I want to sell my property - by Renthub Property Management in Auckland

Want to sell your rental property but not sure what happens if it doesn’t sell?

This question has come up quite a bit lately with a number of investors considering selling up. But you have to think about the implications if you want to sell your rental property

Since the new tenancy laws came into effect in February 2021 tenants can only be given notice for a very narrow number of reasons, one being that the property is going to be renovated extensively and it wouldn’t be practicable for the tenant to remain in the property while the renovation is being completed.

Another is that the property is going to be put on the market for sale.

So what’s an extensive alteration?

When it comes to renovating, painting the property and putting in new carpet isn’t classed as an extensive renovation so isn’t enough of a reason to give your tenant 90 days notice.

Putting a new bathroom in would be (and this would only be if there was only one bathroom in the property). Putting in a new kitchen would also come in this category.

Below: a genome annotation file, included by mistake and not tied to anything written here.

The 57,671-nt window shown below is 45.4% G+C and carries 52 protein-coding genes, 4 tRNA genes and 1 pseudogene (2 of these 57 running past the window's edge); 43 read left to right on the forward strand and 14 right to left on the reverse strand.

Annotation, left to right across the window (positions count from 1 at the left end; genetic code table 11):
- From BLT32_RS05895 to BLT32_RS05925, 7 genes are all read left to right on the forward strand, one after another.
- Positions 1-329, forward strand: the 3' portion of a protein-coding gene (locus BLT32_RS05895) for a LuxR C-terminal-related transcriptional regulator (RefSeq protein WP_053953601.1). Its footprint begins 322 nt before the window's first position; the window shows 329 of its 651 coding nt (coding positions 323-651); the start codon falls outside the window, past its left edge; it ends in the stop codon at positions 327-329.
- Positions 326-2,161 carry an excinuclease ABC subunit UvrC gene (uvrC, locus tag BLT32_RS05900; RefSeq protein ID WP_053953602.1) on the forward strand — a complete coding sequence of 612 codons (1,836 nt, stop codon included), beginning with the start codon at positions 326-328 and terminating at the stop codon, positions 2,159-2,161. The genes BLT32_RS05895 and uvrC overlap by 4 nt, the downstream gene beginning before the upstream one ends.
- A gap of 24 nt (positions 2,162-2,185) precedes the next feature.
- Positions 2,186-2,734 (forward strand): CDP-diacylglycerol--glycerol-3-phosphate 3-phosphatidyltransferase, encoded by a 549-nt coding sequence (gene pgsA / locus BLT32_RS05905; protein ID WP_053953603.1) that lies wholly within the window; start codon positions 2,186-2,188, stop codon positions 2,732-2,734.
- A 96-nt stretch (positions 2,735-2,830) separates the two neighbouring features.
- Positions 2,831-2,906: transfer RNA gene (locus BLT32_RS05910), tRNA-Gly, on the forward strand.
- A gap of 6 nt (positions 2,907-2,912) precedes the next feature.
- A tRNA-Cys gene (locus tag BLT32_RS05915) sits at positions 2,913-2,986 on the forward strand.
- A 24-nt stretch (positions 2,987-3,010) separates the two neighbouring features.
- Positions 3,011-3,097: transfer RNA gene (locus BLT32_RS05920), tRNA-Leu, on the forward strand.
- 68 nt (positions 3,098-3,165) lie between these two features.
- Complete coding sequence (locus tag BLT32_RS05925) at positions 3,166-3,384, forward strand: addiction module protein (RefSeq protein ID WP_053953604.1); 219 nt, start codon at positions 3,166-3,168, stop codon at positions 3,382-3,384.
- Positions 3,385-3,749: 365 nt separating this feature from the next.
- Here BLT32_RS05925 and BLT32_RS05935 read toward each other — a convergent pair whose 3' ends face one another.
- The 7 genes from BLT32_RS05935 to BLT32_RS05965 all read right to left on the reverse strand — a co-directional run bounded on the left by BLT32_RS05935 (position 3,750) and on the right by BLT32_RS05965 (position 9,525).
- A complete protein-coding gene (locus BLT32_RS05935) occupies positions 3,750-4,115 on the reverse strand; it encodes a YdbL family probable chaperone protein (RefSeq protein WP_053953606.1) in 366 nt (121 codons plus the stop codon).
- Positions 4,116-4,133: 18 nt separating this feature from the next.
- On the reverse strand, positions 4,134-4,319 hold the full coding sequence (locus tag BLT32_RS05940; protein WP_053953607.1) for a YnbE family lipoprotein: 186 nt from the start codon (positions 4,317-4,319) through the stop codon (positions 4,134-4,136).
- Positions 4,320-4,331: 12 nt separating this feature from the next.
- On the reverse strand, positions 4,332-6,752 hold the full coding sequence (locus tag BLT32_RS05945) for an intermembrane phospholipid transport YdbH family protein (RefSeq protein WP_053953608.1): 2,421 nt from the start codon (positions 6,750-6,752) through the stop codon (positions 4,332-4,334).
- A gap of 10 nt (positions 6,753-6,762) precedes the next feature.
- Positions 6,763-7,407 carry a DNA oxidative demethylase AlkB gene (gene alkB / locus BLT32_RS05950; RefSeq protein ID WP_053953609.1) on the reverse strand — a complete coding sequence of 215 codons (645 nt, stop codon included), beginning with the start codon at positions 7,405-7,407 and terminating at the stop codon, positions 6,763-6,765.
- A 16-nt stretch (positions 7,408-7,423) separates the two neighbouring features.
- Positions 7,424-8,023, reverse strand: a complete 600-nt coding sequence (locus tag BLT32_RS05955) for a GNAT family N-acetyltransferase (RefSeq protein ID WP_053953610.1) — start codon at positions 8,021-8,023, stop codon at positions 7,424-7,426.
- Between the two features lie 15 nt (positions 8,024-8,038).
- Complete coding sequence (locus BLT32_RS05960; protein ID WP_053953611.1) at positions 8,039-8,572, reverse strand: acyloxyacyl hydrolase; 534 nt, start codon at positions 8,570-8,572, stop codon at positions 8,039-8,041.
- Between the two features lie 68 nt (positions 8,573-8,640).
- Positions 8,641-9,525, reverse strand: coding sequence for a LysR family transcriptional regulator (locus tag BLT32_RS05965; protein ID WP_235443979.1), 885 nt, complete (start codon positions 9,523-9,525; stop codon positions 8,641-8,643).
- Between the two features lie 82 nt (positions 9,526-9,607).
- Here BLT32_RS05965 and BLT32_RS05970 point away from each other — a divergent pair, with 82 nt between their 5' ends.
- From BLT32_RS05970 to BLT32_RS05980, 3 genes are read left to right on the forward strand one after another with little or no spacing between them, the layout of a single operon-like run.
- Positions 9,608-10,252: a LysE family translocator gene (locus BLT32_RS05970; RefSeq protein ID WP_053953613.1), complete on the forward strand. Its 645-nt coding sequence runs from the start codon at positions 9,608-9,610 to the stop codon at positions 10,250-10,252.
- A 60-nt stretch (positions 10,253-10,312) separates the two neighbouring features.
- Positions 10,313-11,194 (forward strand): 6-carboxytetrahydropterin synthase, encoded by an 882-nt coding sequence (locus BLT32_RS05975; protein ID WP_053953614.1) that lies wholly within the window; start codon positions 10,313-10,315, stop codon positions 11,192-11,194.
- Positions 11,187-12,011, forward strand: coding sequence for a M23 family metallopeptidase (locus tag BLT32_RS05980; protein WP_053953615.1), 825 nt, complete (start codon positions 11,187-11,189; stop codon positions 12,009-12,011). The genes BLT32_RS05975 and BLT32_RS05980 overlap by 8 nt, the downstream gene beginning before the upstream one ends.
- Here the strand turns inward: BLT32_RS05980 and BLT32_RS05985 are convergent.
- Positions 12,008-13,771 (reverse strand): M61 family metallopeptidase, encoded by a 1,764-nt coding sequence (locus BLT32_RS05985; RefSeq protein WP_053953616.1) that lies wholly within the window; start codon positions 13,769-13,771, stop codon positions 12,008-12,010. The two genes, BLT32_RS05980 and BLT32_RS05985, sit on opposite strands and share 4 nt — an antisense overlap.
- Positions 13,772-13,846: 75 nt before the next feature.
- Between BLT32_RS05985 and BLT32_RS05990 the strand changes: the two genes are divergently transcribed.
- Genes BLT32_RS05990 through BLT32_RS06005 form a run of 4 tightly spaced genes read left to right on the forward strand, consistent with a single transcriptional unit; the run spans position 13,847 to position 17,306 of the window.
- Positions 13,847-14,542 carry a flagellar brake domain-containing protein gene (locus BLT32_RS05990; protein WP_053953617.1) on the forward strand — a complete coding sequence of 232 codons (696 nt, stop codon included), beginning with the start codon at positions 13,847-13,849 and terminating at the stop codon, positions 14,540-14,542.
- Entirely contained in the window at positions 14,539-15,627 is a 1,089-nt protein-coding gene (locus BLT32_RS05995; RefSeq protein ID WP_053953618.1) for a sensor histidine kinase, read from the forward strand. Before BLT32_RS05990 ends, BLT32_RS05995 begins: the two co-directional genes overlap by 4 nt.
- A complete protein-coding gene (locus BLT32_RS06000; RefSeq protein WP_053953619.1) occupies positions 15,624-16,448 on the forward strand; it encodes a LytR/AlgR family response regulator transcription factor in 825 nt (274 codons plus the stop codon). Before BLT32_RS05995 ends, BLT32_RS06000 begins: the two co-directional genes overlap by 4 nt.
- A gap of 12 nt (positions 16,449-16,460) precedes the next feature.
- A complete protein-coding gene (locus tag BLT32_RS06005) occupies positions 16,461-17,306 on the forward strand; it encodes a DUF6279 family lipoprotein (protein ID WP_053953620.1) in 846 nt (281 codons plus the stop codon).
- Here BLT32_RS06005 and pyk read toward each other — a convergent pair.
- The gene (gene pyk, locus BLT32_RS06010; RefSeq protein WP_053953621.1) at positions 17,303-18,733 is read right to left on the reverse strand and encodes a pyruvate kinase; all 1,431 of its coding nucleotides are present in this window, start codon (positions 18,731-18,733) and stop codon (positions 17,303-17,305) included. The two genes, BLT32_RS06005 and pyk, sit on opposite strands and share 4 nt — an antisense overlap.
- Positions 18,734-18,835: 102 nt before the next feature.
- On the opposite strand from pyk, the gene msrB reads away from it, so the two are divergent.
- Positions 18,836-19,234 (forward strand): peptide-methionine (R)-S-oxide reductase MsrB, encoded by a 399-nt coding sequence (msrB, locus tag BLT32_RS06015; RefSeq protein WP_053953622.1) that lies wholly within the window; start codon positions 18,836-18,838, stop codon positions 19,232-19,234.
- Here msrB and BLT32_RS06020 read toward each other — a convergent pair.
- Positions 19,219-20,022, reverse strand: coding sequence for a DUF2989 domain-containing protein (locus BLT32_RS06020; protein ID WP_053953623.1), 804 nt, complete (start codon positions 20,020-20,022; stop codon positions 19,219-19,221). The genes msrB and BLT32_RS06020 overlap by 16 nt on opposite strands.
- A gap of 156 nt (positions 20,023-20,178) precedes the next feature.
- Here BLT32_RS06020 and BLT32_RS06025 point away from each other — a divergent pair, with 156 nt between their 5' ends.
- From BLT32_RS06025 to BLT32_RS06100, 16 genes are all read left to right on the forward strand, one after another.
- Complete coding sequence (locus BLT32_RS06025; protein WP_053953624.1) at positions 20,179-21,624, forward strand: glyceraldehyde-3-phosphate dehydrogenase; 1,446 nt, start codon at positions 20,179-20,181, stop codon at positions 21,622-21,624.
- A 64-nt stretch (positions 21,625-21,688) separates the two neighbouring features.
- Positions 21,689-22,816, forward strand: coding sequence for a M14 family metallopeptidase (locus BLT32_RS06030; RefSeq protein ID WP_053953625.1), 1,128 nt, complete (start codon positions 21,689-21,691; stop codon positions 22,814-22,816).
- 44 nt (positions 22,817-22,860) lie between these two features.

Putting the property on the market for sale

In days gone by it has been known that landlords gave their tenants notice because they said the property was going to be sold.

There was no accountability for ensuring that it was actually put on the market and they used this as an excuse to move the tenants on.

Since February 2021 landlords can now be held to account if they give a tenant 90 days notice to vacate because they are intending to sell the property but don’t actually do it.

The property has to be put on the market within 90 days of the tenants leaving and if challenged the landlord would have to show that they had put the property on the market (agency agreement, ads, photos etc), and that open homes had taken place.

What if it doesn’t sell?

If after a period of time the property doesn’t sell, as long as you can produce evidence that it was genuinely on the market and also show that you considered all reasonable offers then you could comfortably put your rental property back into the rental market with peace of mind.

N.B. The information contained in this article does not in any way constitute legal advice and should not be relied upon as the basis for any legal action or contractual dealings. The information is not and does not attempt to be, a comprehensive account of the relevant law in New Zealand. If you require legal advice, you should seek independent legal counsel. Renthub Ltd does not accept any liability that may arise from the use of this information.

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